Beware: Raquez is no Claude Lévi-Strauss, and his analysis can be plain and at times derogatory, like when he describes the locals standing around him as “as goggle-eyed as their slitty eyes will allow them.” On the other hand, his descriptions can be so minute—he reproduces the translated content of the contract between a boatman and his client, and compiles over several pages all the industries in Macau—that at times the reader is tempted to fast-forward through these tedious and overdetailed lists. Raquez has a tendency to dwell on his subject with the enthusiasm of a teacher failing to notice students’ suppressed yawns. The moments he spends on boats, with his accounts sometimes limited to a dry weather report and the distance covered, are not the most entrancing either. As he literally and figuratively drifts from one lake to another, the names of the countless places he visits start to swirl in one’s head, leaving little more behind than a vague eddy immediately erased by the next tide of exploration.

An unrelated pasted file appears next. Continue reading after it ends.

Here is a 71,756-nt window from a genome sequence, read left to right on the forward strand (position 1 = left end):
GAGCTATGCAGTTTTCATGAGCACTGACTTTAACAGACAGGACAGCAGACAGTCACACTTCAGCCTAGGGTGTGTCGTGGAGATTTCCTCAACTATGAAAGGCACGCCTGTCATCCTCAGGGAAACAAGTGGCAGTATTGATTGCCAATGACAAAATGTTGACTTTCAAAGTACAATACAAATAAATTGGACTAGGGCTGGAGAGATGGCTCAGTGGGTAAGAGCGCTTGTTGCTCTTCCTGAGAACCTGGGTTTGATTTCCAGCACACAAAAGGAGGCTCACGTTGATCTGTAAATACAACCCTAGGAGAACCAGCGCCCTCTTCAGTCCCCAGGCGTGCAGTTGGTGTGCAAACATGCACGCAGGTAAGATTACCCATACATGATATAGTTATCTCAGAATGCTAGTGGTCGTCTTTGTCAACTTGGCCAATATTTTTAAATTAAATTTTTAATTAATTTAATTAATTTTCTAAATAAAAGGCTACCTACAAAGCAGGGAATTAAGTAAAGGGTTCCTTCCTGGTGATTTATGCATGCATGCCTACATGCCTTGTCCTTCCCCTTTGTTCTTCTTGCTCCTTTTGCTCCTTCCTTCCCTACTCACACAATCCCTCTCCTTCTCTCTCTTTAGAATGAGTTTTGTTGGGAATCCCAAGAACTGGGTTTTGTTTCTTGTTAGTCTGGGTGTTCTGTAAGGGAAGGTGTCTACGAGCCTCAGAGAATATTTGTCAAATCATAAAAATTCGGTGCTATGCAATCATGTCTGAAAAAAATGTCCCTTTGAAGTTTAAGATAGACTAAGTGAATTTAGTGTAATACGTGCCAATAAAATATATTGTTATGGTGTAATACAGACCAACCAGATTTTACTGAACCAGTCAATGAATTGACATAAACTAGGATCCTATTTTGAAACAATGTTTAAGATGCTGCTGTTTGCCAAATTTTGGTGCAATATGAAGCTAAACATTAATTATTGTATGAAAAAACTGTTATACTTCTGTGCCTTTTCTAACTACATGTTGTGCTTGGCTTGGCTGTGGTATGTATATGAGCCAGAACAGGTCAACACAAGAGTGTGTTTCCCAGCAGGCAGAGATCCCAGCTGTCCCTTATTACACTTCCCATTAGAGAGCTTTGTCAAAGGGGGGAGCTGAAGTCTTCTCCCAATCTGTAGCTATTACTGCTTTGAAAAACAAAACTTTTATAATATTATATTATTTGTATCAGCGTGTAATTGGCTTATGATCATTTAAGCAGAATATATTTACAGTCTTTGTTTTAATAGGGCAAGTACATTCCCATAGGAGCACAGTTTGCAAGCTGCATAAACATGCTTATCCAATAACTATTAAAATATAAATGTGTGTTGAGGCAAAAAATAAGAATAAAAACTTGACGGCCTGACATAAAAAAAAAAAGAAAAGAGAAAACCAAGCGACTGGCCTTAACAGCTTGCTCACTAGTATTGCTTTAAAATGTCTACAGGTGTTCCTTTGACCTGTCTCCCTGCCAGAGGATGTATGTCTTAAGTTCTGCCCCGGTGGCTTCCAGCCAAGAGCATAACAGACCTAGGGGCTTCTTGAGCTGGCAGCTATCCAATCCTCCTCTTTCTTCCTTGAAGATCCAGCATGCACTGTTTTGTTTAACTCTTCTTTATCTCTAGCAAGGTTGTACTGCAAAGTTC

Neither food nor children are spared.
He regains his audience’s attention when he shares his awe for this terra incognita, even if it involves him getting eyeballed or pelted with stones by crowds of suspicious locals. “What I always admire in this country is the artistic way in which colors are combined,” he writes, as he details the sedan chairs carrying mandarins clad in silk robes, fanning themselves with eagles’ feathers, the long pipes smoked by a cabaret audience or the smiles of Buddhist gods.